B’nai Brith Worried About COVID-Inspired Antisemitism

Graffiti Toronto COVID

By ELYSE TYTEL

There has been a significant display of COVID-related antisemitism in the first four months of 2020, according to B’nai Brith Canada.

The organization released a new policy paper calling on Ottawa to address COVID-inspired hate through a set of pro-active and responsive measures.

The paper, titled Covid-19 Disinformation and Antisemitism, released May 26, asks the federal government to “be prepared to publicly debunk falsehoods and antisemitic conspiracy theories and other efforts to stigmatize particular groups and inflame societal tensions.”

Since the pandemic began, B’nai Brith’s Anti-Hate Hotline has received complaints about hateful graffiti, xenophobic media attention, and discrimination in shops against those who are identifiably Jewish.

The organization said it has seen a significant increase in COVID-related antisemitic online posts,  near-daily reports of antisemitic harassment, both online and in person, and a significant uptick in antisemitic conspiracy theories, including that Israel created the virus in order to infect the world and benefit its pharmaceutical industry.

Graffiti Toronto COVID
Graffiti in downtown Toronto during COVID. Photo credit: B’nai Brith Canada

In-person hate-related incidents are also up, primarily in Quebec, where Jews have reportedly been turned away at stores, denied service or threatened, B’nai Brith reported.

The six-page policy paper also recommends developing and implementing a national action plan on antisemitism, and funding to support media and public health information resources to counter COVID disinformation.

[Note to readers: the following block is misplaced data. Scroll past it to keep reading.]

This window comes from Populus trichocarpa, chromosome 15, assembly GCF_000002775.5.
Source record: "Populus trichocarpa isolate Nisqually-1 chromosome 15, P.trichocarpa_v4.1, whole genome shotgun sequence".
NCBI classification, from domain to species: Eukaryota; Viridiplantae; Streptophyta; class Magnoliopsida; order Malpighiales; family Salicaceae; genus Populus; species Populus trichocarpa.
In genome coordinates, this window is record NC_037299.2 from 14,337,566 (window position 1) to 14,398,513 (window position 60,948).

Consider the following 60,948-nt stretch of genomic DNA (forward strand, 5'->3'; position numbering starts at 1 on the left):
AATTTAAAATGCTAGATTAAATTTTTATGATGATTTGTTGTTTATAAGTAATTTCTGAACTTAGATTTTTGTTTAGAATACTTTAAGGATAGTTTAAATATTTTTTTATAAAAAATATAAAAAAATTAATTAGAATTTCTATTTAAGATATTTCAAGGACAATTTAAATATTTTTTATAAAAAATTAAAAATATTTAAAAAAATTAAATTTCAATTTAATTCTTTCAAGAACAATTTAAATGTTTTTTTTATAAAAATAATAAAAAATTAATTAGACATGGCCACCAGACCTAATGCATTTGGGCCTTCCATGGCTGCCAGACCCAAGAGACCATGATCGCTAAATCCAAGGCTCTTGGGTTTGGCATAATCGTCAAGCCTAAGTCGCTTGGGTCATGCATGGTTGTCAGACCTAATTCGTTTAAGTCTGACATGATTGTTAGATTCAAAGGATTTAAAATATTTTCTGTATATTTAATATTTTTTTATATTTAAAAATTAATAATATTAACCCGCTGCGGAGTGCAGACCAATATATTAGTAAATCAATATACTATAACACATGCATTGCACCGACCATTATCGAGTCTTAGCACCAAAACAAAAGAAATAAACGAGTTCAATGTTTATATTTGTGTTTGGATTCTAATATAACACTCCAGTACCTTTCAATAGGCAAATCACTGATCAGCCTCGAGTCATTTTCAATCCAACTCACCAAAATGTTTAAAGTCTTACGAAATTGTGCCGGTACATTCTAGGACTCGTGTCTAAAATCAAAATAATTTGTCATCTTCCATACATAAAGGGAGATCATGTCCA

The advocacy group noted that during periods of tension, incidents of intolerance and anti-Jewish conspiracies increase. Statistics also show a rise in antisemitic incidents in the United States, Europe and other regions.

“As the coronavirus continues to surge globally, antisemitic, xenophobic and hateful messages and conspiracy theories are proliferating rapidly online,” the BB report stated.

These messages “spread hate and disinformation, make it more difficult to access accurate information about the pandemic, and elevate fear and anxiety.”

According to B’nai Brith, “the harm created by the search for scapegoats, whether by political leaders, groups or individuals; the significant impact of power of technology and social media; and the anger among those who have experienced drastic and negative changes to their lives, is potentially toxic.”

The rise of COVID-inspired hate follows another record year of antisemitic incidents in Canada, according to B’nai Brith’s 2019 annual audit of antisemitic incidents released last month.